February 11, 2011

3D stereoscopic workflow at BVE

Holdan, Panasonic's UK distributor, will demonstrate a complete stereoscopic content creation workflow from camera to edited programme at an affordable price, at BVE 2011 in London next week (15-17 February).

Its starting point is the AG-3DA1 3D camcorder, feeding a HP Z400 workstation running Grass Valley's Edius 6 - the full system costing less than £18,000.

The AG-3DA1 HD 3D camcorder has dual lenses and two sets of 1920x1080, 2.07 megapixel 3-MOS imagers. It also has dual 32GB SD cards and interfaces include dual HD-SDI outputs and HDMI (v1.4). It includes automatic correction for horizontal and vertical displacement allowing it to recalibrate without the need for external equipment, so that you can shoot 3D more easily. 

Taking the dual HD-SDI feed from the camcorder will be a Blackmagic Design HDLink Pro Display Port 3D that converts the signals to side-by-side, field by field, top and bottom or frame-packed 3D formats. The editing system, based on an Intel Xeon HP workstation and Edius 6 will demonstrate 3D cutting techniques. Edius works natively with professional formats without the need for rendering or transcoding. This philosophy has been extended to stereoscopic, with support for synchronized left and right field editing built into the latest version (which costs less than £600).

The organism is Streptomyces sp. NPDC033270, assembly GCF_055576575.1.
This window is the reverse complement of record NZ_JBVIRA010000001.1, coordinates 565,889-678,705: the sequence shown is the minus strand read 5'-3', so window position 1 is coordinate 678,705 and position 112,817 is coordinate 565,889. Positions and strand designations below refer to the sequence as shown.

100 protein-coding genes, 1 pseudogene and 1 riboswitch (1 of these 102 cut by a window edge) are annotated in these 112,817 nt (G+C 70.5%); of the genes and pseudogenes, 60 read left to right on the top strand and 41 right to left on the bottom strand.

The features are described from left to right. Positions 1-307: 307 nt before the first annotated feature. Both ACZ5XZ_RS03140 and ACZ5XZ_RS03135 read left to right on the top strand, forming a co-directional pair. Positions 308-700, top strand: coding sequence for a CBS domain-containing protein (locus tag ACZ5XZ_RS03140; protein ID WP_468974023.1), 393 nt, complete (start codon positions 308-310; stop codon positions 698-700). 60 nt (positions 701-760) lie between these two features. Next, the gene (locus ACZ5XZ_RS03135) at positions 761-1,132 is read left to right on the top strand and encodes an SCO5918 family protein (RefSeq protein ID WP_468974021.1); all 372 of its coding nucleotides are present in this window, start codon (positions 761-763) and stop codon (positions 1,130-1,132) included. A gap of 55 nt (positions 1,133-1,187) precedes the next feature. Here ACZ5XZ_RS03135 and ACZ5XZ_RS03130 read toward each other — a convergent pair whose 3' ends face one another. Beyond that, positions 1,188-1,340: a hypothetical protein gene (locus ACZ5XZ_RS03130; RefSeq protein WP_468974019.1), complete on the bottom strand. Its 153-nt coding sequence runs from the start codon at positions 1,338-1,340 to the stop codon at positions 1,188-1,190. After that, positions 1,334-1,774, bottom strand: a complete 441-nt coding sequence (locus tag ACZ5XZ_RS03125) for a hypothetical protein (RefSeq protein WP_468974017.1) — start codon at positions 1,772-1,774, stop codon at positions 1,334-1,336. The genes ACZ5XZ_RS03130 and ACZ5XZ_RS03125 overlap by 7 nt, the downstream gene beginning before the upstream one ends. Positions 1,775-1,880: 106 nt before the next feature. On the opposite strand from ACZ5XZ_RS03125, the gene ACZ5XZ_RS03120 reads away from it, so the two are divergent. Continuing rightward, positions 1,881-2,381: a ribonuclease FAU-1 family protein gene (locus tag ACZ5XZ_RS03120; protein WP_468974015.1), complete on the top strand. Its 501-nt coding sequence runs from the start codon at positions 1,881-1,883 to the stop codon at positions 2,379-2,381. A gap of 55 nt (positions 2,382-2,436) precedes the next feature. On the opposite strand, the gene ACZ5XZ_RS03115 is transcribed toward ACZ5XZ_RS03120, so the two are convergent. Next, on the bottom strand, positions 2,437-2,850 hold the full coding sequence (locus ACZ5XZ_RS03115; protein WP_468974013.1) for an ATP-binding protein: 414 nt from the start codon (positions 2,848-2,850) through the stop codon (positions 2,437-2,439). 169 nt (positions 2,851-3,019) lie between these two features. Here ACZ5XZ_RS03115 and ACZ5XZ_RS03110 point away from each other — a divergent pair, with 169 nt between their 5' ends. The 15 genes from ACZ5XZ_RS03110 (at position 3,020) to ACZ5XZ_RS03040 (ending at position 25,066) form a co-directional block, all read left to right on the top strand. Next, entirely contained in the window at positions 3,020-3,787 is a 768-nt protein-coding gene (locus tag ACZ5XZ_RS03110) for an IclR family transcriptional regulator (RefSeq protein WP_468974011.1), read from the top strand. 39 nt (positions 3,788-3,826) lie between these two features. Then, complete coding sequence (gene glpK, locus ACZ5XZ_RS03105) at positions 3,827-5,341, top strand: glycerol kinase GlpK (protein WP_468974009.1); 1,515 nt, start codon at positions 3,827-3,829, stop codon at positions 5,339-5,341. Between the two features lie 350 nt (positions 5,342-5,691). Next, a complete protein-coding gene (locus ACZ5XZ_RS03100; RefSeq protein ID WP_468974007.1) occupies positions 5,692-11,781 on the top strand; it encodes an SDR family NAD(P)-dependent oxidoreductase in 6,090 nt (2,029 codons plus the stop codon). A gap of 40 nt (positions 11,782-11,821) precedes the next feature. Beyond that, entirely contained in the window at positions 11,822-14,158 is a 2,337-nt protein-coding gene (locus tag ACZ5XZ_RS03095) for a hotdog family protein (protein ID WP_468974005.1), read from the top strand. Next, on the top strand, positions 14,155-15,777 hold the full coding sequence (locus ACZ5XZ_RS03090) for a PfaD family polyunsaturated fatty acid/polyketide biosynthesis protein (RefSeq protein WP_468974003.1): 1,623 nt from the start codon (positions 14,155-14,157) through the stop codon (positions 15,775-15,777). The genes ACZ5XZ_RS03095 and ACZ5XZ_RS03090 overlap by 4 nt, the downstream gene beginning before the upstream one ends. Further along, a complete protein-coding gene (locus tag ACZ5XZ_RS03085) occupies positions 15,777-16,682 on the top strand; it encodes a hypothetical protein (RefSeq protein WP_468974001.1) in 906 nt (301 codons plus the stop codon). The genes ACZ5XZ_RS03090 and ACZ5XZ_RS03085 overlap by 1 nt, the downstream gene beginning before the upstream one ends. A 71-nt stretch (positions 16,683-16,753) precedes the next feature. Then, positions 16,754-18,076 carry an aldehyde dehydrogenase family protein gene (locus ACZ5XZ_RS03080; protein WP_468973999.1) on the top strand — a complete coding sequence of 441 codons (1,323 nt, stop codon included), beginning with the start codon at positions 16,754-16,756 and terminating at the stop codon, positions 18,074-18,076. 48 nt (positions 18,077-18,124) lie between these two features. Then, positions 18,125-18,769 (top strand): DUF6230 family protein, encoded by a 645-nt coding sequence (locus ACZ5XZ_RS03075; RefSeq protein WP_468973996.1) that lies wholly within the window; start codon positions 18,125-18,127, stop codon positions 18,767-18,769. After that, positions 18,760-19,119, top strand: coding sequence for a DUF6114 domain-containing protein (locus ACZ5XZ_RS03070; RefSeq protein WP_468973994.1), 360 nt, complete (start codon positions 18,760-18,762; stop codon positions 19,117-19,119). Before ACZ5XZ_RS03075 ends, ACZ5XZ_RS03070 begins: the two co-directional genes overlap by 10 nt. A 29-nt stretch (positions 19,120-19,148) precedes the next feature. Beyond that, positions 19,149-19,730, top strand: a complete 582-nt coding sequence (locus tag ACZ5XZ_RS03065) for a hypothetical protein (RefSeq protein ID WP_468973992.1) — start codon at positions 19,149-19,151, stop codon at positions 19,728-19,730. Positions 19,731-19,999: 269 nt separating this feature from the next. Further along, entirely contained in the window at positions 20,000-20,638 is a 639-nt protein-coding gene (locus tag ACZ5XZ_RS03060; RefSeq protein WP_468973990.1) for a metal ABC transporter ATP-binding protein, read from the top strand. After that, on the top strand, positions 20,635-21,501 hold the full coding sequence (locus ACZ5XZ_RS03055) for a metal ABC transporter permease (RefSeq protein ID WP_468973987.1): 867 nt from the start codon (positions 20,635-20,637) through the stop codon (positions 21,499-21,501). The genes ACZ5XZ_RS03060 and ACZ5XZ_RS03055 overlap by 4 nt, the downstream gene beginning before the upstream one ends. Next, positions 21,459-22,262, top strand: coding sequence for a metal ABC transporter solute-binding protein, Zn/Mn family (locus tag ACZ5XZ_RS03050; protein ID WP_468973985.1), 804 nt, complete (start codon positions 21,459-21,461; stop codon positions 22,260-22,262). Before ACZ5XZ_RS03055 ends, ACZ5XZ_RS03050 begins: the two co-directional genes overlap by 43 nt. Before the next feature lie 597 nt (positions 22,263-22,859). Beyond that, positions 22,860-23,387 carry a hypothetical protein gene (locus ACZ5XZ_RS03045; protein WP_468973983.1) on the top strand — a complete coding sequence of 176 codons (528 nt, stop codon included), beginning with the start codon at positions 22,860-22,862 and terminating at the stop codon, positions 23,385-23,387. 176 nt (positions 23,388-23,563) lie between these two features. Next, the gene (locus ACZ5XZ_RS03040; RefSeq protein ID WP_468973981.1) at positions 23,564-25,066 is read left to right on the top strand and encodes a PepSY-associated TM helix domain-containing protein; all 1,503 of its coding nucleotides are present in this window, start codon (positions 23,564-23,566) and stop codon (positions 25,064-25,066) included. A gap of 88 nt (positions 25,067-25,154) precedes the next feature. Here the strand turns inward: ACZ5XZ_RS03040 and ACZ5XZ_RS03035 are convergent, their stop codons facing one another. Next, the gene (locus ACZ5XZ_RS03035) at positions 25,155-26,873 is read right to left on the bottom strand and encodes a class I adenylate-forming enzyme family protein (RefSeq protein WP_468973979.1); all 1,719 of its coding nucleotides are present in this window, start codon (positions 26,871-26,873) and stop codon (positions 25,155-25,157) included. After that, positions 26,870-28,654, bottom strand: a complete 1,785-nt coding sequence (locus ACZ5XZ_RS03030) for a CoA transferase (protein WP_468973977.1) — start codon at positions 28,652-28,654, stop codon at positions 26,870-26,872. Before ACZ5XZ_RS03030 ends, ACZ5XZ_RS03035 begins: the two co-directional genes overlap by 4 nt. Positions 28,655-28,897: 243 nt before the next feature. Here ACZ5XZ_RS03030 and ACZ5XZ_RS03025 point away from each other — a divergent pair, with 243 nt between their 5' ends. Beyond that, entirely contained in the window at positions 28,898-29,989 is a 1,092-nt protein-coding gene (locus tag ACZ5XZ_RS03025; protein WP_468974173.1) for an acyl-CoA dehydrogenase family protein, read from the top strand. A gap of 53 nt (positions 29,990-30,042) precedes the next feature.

The demonstration will also include a Grass Valley T2 hard disk recorder, playing out 3D signals (manually or from a playlist) so that users can display or project high quality 3D.

Panasonic will also be showing all of its 3D products, in its own workflow demo on its stand, as well as the new AG-AF101 large sensor camcorder, which is in high demand thanks to the ability of its Micro Four Thirds sensor to produce shallow depth of field, as the sensor has about four times the area of a broadcast 2/3-inch sensor, although it can't go as shallow as a Super 35mm-size sensor (as used in Sony's new F3 and any APS-C DSLR) at the same lens settings.

The AF101 (AF100 in the US) can be fitted with a wide range of lenses, including Zeiss Compact Primes and stills lenses via adaptors. Unlike HD DSLR cameras it has no visible aliasing or moiré effects, thanks to an optical filter that reduces the resolution of the sensor (to HD resolutions) and smoothes out any possible defects. It also has lots of video features, such as peaking, waveform display, various gamma modes, internal optical ND filters, uncompressed audio with XLR inputs, and timecode input/output, which are not typically available on DSLRs. 

It records 24Mbps AVCHD onto SD cards, but has HD-SDI and HDMI outputs for 4:2:2 recording. There is also variable frame rate recording.

By David Fox

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